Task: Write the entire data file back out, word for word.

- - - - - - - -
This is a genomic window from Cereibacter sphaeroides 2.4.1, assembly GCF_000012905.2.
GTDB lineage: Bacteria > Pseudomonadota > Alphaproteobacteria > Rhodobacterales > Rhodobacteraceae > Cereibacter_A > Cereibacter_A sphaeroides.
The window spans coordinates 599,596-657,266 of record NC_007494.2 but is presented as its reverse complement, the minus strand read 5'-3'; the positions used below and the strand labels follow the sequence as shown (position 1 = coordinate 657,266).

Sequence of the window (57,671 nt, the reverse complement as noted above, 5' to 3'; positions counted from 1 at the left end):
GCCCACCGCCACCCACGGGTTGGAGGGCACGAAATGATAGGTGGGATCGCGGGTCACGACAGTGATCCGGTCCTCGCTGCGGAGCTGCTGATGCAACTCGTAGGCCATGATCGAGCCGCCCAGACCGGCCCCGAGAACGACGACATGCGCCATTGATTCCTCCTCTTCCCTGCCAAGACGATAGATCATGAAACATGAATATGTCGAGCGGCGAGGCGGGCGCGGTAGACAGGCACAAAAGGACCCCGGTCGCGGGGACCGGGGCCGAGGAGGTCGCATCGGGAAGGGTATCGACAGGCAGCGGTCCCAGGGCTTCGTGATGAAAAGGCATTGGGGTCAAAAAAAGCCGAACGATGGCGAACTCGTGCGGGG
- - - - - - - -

This is a genomic window from Cereibacter sphaeroides 2.4.1, assembly GCF_000012905.2.
GTDB lineage: Bacteria > Pseudomonadota > Alphaproteobacteria > Rhodobacterales > Rhodobacteraceae > Cereibacter_A > Cereibacter_A sphaeroides.
The window spans coordinates 599,596-657,266 of record NC_007494.2 but is presented as its reverse complement, the minus strand read 5'-3'; the positions used below and the strand labels follow the sequence as shown (position 1 = coordinate 657,266).

Sequence of the window (57,671 nt, the reverse complement as noted above, 5' to 3'; positions counted from 1 at the left end):
GCCCACCGCCACCCACGGGTTGGAGGGCACGAAATGATAGGTGGGATCGCGGGTCACGACAGTGATCCGGTCCTCGCTGCGGAGCTGCTGATGCAACTCGTAGGCCATGATCGAGCCGCCCAGACCGGCCCCGAGAACGACGACATGCGCCATTGATTCCTCCTCTTCCCTGCCAAGACGATAGATCATGAAACATGAATATGTCGAGCGGCGAGGCGGGCGCGGTAGACAGGCACAAAAGGACCCCGGTCGCGGGGACCGGGGCCGAGGAGGTCGCATCGGGAAGGGTATCGACAGGCAGCGGTCCCAGGGCTTCGTGATGAAAAGGCATTGGGGTCAAAAAAAGCCGAACGATGGCGAACTCGTGCGGGG